By Trevor Nash, Editor Military Training, Shephard Media
Military forces consider training delivery under the three domain headings of live, virtual and constructive, and naval forces are no different. To enable these training domains to enhance force readiness, the training pipeline also addresses the need to train individuals, teams and higher-level units such as carrier groups or task forces.
In essence, live training sees personnel interacting with real equipment in the real world; virtual training sees those personnel operating simulators in a virtual world while constructive sees individuals and teams interacting with computers that simulate personnel and assets to train command and staff functions.
As digitisation has changed the face of naval communications, fire control systems, EW and sensors over the past two decades, the use of this data to drive virtual simulation has also become prevalent. Gone are the days of naval training centres being filled with real ships’ consoles that were being stimulated by a very expensive and proprietary combat information centre simulator.
Today, networked, reconfigurable, PC-based simulators are linked to enable training to be delivered that encompasses individual, team, CIC and task force training requirements. Examples of such training environments include the Royal Navy’s Maritime Composite Training System (MCTS) at Portsmouth and Devonport, and the Royal Swedish Navy’s Naval Warfare Training System (NWTS) located at Karlskrona naval base.
Training systems such as MCTS and NWTS enable teams and sub-teams such as EW, sonar and anti-air warfare to operate together in a unified environment. They also provide a certain amount of constructive training to enable the training of senior staff officers and commanders.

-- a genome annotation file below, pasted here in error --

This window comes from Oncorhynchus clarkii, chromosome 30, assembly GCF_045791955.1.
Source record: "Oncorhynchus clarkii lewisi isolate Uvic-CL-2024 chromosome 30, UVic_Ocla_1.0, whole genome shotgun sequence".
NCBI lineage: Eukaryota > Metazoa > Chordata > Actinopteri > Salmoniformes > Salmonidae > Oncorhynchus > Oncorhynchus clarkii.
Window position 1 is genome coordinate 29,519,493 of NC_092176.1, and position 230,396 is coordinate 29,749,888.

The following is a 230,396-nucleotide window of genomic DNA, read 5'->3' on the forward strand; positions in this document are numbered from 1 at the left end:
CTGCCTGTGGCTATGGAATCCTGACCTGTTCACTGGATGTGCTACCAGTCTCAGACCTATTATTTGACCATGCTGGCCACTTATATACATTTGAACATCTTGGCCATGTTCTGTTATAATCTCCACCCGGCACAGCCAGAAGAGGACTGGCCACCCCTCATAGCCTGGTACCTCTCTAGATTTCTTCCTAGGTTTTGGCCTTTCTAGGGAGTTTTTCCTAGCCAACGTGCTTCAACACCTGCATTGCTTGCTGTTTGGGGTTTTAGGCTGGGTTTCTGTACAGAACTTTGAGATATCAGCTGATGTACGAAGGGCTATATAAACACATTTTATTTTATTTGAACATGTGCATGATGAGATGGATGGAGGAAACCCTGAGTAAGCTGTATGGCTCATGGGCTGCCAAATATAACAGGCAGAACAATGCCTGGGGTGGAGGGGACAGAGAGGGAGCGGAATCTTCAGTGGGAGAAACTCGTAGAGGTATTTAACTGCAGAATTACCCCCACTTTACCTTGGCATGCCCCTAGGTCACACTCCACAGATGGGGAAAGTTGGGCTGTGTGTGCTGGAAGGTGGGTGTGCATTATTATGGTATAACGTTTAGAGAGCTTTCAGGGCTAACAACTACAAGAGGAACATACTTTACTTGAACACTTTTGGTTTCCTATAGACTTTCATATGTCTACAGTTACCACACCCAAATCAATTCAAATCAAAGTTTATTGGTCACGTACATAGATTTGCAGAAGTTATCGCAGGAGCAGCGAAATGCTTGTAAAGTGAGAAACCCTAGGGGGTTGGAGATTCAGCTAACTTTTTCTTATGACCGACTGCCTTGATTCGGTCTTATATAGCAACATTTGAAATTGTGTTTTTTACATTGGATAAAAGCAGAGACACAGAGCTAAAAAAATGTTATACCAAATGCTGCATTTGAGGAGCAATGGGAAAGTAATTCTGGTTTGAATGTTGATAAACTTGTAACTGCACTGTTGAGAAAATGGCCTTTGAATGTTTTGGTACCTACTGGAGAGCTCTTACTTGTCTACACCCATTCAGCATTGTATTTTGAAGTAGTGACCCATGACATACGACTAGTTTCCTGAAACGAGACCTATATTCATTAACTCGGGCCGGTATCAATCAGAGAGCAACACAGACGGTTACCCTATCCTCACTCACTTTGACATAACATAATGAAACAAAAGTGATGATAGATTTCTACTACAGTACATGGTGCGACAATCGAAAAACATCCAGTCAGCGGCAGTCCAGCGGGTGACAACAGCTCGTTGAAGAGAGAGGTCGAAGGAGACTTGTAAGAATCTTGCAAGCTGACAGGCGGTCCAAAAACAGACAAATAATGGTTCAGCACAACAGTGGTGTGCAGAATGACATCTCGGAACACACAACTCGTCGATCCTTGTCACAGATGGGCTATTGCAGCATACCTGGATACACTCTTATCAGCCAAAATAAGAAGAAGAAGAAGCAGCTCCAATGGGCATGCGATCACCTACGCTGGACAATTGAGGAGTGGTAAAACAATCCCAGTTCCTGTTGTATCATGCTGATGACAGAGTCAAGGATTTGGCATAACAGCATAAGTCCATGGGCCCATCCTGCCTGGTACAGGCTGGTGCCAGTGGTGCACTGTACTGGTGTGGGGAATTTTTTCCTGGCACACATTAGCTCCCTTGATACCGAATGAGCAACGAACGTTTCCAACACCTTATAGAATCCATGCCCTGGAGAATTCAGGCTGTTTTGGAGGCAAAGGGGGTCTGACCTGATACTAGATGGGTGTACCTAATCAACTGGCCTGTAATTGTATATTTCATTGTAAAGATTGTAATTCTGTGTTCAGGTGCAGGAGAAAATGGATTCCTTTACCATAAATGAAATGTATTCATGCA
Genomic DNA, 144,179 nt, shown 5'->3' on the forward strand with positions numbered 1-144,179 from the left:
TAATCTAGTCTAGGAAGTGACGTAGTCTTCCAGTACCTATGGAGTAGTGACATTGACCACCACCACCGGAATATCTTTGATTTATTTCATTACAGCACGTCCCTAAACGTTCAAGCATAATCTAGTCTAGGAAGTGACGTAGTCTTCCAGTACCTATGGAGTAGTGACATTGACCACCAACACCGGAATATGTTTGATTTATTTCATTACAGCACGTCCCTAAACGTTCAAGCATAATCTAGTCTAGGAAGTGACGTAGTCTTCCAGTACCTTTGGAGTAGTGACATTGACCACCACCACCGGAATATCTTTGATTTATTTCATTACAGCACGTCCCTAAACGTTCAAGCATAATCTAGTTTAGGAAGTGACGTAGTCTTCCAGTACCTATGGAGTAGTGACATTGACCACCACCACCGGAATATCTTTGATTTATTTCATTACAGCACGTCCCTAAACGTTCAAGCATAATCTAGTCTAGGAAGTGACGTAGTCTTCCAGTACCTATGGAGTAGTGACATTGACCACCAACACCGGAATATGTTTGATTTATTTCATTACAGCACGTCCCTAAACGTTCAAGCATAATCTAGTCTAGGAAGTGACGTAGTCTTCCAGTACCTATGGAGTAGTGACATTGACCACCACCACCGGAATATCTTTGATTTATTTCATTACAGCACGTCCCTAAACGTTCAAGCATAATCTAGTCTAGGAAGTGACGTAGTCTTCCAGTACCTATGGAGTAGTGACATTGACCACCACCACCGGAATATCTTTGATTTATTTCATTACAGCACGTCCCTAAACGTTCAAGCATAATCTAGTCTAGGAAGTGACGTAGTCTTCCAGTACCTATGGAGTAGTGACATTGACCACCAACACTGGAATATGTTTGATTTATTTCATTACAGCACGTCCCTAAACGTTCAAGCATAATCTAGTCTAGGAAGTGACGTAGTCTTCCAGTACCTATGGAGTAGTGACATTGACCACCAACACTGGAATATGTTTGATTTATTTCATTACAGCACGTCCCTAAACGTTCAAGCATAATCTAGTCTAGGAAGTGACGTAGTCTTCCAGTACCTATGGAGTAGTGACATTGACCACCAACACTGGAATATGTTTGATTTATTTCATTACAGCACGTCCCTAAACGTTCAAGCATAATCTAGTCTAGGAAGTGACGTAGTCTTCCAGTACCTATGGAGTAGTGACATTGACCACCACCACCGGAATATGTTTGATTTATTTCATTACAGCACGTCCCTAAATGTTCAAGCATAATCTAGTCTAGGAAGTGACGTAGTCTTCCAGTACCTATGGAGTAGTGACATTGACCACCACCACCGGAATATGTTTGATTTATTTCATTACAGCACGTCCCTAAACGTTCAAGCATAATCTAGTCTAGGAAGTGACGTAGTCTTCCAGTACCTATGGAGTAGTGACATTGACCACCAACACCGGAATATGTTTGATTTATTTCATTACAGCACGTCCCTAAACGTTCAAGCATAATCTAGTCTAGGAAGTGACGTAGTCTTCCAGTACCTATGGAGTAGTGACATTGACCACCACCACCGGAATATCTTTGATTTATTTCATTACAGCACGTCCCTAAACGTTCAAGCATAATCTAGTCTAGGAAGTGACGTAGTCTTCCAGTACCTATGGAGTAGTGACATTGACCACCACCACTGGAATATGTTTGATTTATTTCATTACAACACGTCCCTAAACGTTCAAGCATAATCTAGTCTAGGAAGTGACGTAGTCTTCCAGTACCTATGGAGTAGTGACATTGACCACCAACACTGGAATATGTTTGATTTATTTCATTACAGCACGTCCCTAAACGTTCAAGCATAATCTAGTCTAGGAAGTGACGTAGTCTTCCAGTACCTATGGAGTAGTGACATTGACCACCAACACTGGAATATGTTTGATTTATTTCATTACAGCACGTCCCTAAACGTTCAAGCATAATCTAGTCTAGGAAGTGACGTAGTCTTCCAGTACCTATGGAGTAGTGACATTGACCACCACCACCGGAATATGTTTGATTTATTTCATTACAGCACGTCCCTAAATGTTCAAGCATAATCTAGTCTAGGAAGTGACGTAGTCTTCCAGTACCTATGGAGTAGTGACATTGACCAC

Another example of the growth in virtual training can be seen in the area of ship’s bridge simulators. Here, officers of the watch can be trained in a variety of tasks such as coming alongside a vessel to conduct replenishment at sea, navigation in littoral waters or berthing. High-resolution projection systems and the latest image generation systems ensure that such devices provide a rich and high-fidelity virtual training environment that is as close to real-life as possible.
The question is, how close is close enough? Virtual training has many advantages such as cost-saving, providing a safe training environment and allowing instructors to repeat lessons but it can lack the physiological and psychological pressures generated in the live training environment.
These pressures can be largely recreated in live training environments, an example being the German Navy Damage Control Training Centre in Neustadt that provides training for ship’s fires and battle damage leading to water ingress.
In the UK, the Flag Officer Sea Training (FOST) training team is responsible for observing and assessing the surface and sub-surface fleets’ operational preparedness by deploying on-board during exercises prior to the vessel’s operational deployment. The most well-known aspect of this is probably the Thursday War that includes Royal Navy and allied ships taking part in live joint exercises.
As discussed, technology has helped to increase the fidelity of virtual and constructive training but the live domain is still a vital, yet costly, part of the training cycle. Effective training is expensive and governments continue to look at ways to save money. One option is a closer relationship with industry that sees commercial partners supplying assets and increasingly, training personnel.
An exemplar of this approach is the Royal Navy’s Project Selborne that is designed to bring together all aspects of training under a single commercial supplier. These private finance initiative type programmes are long-term commitments between governments and industry. Although increasingly popular, caveat emptor – there is risk on both sides.